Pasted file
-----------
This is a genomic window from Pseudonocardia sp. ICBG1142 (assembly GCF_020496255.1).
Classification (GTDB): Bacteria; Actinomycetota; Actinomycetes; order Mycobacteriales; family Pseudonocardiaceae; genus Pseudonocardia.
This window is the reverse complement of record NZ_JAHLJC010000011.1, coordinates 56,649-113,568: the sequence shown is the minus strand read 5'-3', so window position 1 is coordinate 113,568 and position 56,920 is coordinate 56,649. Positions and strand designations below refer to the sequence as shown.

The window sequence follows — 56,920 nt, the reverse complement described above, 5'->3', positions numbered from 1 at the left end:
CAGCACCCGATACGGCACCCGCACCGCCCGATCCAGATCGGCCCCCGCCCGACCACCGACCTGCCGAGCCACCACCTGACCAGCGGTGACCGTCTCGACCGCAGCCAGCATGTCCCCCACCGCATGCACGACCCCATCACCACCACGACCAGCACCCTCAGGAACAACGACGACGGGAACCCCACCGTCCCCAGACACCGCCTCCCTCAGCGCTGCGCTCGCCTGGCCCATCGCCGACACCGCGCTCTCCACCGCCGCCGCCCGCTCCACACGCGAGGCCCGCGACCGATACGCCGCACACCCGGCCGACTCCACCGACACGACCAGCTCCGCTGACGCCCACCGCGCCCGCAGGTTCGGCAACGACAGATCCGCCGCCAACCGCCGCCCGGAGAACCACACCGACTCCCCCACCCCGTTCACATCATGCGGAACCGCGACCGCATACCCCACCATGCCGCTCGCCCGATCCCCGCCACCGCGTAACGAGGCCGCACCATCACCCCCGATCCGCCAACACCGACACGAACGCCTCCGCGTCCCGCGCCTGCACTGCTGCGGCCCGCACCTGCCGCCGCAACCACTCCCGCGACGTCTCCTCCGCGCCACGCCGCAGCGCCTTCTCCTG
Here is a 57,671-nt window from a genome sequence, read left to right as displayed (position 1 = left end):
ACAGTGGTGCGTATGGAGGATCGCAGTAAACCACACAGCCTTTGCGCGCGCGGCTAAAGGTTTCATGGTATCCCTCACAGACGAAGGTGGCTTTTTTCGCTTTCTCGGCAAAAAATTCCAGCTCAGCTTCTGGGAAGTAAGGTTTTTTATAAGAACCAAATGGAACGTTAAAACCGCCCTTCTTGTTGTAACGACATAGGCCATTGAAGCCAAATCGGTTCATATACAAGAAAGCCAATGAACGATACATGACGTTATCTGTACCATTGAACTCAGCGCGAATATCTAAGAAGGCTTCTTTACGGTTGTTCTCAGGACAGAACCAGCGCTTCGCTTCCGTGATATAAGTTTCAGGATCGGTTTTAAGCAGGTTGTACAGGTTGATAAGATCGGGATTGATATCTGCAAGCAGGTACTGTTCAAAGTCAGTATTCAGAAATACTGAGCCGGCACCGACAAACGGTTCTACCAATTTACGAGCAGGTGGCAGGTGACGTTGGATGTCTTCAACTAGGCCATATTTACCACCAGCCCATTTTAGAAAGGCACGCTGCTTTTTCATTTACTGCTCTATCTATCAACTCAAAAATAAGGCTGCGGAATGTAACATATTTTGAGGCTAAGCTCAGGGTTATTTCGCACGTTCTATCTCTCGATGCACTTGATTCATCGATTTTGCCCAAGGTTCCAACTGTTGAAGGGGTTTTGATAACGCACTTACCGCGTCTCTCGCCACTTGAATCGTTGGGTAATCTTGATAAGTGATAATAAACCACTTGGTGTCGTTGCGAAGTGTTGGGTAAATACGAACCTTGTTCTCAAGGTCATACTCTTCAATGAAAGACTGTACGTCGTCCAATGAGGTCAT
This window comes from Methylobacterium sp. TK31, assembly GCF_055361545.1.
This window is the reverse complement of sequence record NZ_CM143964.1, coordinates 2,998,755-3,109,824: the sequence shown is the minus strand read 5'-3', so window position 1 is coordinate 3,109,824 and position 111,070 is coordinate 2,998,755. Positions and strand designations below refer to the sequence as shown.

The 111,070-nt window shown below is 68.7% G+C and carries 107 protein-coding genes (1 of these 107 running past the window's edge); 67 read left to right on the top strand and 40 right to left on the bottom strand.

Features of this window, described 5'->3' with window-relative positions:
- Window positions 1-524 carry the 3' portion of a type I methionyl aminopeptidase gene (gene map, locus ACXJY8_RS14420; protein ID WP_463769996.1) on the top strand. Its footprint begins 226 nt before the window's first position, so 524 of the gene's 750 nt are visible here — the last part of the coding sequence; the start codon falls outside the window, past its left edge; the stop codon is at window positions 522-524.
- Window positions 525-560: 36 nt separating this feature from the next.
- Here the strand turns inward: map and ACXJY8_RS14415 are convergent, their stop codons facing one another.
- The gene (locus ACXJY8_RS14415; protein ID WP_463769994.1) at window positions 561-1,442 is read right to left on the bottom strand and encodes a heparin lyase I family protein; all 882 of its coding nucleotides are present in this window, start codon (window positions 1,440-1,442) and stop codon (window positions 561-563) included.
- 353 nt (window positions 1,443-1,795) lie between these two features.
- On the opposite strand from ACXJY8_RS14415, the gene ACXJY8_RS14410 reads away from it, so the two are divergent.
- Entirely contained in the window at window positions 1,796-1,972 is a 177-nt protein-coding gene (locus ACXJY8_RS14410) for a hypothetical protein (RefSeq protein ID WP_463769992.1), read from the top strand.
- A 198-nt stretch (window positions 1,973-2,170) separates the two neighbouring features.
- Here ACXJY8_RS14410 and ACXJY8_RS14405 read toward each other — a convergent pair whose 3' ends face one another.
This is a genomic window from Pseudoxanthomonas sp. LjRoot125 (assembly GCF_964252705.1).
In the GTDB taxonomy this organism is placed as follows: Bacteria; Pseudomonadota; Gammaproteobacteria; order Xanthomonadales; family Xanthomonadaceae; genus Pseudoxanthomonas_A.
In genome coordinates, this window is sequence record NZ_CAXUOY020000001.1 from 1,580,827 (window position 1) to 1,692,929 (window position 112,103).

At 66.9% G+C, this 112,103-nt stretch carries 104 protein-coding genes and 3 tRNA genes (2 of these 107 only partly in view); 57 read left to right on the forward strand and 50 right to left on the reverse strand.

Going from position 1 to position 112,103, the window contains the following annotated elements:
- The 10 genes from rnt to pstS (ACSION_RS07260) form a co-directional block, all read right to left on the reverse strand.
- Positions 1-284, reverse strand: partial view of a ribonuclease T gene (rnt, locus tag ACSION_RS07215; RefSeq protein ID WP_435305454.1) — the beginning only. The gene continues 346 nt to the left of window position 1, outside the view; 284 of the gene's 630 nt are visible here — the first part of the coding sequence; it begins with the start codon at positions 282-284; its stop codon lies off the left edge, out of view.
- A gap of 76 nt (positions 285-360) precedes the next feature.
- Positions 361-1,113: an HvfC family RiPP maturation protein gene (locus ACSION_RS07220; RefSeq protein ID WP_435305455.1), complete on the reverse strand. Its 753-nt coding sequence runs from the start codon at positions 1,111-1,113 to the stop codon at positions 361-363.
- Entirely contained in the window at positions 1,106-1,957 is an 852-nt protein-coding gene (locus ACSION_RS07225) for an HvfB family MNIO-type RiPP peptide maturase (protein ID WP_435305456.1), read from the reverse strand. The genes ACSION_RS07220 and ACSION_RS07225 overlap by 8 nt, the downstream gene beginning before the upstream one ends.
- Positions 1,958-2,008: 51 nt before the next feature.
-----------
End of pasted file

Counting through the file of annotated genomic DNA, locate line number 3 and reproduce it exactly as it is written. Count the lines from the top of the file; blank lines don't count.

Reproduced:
This window is the reverse complement of record NZ_JAHLJC010000011.1, coordinates 56,649-113,568: the sequence shown is the minus strand read 5'-3', so window position 1 is coordinate 113,568 and position 56,920 is coordinate 56,649. Positions and strand designations below refer to the sequence as shown.